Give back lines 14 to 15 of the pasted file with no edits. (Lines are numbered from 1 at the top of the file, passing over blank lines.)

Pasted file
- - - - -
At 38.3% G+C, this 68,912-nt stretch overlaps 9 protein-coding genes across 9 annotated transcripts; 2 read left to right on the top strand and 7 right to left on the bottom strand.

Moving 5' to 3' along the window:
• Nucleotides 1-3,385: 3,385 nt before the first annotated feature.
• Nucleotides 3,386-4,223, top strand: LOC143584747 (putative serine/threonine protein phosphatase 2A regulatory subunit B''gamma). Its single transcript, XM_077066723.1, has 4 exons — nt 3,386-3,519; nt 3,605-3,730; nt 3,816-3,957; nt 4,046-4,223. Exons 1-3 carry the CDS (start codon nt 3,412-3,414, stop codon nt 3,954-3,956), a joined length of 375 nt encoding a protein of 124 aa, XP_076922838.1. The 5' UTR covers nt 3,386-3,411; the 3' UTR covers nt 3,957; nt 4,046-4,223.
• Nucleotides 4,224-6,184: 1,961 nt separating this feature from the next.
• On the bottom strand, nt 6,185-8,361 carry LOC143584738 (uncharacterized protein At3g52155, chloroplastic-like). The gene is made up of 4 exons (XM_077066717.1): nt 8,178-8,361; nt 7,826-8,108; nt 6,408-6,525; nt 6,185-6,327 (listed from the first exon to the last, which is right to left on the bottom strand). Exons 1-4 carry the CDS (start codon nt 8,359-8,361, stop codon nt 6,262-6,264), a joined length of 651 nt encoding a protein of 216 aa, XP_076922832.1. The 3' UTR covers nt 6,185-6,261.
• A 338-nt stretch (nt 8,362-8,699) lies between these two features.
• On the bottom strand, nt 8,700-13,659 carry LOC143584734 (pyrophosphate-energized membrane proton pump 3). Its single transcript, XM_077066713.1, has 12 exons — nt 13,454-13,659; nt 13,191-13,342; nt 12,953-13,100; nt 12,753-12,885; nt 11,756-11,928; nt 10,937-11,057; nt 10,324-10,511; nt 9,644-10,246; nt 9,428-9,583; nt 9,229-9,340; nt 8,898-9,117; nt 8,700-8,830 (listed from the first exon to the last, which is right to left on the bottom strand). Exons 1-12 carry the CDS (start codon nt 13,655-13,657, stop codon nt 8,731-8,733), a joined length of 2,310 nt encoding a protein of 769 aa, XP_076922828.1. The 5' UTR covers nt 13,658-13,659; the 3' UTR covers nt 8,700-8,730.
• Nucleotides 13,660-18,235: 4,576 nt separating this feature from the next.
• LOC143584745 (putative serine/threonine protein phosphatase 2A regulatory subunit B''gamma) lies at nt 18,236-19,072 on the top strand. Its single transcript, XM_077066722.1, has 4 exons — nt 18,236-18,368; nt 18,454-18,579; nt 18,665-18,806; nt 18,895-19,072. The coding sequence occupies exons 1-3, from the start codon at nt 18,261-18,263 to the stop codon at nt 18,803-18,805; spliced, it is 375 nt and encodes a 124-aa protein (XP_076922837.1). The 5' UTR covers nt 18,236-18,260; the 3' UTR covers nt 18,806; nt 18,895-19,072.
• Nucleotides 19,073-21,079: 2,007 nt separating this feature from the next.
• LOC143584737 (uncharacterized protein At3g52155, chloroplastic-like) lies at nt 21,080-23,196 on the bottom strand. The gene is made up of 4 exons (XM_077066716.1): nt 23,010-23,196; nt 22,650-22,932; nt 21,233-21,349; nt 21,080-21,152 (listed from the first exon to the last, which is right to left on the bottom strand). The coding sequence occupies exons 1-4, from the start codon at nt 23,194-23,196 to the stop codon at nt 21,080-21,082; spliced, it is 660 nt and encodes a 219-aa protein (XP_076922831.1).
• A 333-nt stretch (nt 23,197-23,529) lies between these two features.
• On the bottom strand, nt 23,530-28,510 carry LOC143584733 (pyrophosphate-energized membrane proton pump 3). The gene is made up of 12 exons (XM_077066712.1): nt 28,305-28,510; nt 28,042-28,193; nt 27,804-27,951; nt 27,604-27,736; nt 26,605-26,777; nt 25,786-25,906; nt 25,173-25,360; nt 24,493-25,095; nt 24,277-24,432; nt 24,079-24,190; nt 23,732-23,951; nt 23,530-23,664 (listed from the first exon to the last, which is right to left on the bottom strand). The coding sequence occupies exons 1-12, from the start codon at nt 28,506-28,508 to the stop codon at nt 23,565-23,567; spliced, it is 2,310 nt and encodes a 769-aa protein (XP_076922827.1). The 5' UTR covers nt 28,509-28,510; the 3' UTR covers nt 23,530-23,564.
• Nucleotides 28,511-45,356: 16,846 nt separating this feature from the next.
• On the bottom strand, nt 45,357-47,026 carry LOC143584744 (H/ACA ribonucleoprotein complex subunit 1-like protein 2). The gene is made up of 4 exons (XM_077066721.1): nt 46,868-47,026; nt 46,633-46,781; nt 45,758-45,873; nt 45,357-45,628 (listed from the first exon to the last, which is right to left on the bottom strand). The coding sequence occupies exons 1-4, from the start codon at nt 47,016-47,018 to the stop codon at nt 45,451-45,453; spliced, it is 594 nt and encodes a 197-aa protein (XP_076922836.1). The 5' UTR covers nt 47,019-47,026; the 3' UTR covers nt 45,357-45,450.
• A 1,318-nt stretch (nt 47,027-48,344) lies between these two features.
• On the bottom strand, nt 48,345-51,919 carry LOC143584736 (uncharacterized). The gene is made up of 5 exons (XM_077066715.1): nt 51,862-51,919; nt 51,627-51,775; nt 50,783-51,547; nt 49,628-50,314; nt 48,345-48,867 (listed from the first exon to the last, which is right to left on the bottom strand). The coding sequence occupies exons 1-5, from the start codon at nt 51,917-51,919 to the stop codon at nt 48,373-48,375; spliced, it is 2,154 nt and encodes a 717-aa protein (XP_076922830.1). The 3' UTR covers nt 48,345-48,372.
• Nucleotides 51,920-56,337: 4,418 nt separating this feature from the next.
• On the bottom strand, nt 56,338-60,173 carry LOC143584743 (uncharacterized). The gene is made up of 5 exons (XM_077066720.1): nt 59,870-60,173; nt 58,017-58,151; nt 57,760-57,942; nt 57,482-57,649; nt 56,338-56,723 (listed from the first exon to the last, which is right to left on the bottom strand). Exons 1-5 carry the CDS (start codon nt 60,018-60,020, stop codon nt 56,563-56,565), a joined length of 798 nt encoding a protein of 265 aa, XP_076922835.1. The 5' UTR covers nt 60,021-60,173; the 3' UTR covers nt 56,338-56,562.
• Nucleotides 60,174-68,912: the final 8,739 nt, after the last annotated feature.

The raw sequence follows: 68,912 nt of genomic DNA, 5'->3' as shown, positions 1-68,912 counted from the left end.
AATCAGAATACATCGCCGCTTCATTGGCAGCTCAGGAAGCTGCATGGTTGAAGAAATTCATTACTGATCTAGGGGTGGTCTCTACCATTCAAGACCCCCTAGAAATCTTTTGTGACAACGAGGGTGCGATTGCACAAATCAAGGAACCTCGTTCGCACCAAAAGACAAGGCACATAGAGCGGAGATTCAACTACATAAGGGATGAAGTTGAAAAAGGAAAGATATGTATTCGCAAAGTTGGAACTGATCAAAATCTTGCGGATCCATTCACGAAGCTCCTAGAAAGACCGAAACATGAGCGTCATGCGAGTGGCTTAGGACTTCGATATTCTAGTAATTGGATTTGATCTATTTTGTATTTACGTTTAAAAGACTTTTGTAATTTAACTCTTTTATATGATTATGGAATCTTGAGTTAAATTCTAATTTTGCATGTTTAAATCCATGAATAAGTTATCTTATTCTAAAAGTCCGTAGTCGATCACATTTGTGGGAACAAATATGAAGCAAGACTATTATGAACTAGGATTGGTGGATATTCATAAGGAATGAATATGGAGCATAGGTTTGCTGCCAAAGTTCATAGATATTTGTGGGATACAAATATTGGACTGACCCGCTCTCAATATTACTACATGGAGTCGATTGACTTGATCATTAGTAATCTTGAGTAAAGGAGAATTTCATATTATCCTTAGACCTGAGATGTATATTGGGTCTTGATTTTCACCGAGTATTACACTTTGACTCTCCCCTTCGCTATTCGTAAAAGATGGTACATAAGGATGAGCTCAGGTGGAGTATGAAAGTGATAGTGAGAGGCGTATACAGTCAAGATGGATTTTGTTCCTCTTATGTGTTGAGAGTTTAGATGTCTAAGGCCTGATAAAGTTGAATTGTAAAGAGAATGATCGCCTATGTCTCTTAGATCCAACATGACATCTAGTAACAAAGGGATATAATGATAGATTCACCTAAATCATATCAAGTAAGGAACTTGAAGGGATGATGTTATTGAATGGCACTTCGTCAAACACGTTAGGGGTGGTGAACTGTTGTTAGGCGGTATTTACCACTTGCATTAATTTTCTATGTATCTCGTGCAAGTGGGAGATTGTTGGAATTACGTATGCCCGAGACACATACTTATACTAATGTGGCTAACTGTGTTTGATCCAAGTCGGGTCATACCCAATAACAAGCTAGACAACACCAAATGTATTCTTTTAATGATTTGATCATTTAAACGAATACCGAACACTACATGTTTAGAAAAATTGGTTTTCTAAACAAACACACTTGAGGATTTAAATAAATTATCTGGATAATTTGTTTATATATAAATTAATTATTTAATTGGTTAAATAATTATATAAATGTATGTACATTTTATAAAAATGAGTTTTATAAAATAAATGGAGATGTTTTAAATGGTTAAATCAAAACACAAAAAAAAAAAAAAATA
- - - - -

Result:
• On the bottom strand, nt 23,530-28,510 carry LOC143584733 (pyrophosphate-energized membrane proton pump 3). The gene is made up of 12 exons (XM_077066712.1): nt 28,305-28,510; nt 28,042-28,193; nt 27,804-27,951; nt 27,604-27,736; nt 26,605-26,777; nt 25,786-25,906; nt 25,173-25,360; nt 24,493-25,095; nt 24,277-24,432; nt 24,079-24,190; nt 23,732-23,951; nt 23,530-23,664 (listed from the first exon to the last, which is right to left on the bottom strand). The coding sequence occupies exons 1-12, from the start codon at nt 28,506-28,508 to the stop codon at nt 23,565-23,567; spliced, it is 2,310 nt and encodes a 769-aa protein (XP_076922827.1). The 5' UTR covers nt 28,509-28,510; the 3' UTR covers nt 23,530-23,564.
• Nucleotides 28,511-45,356: 16,846 nt separating this feature from the next.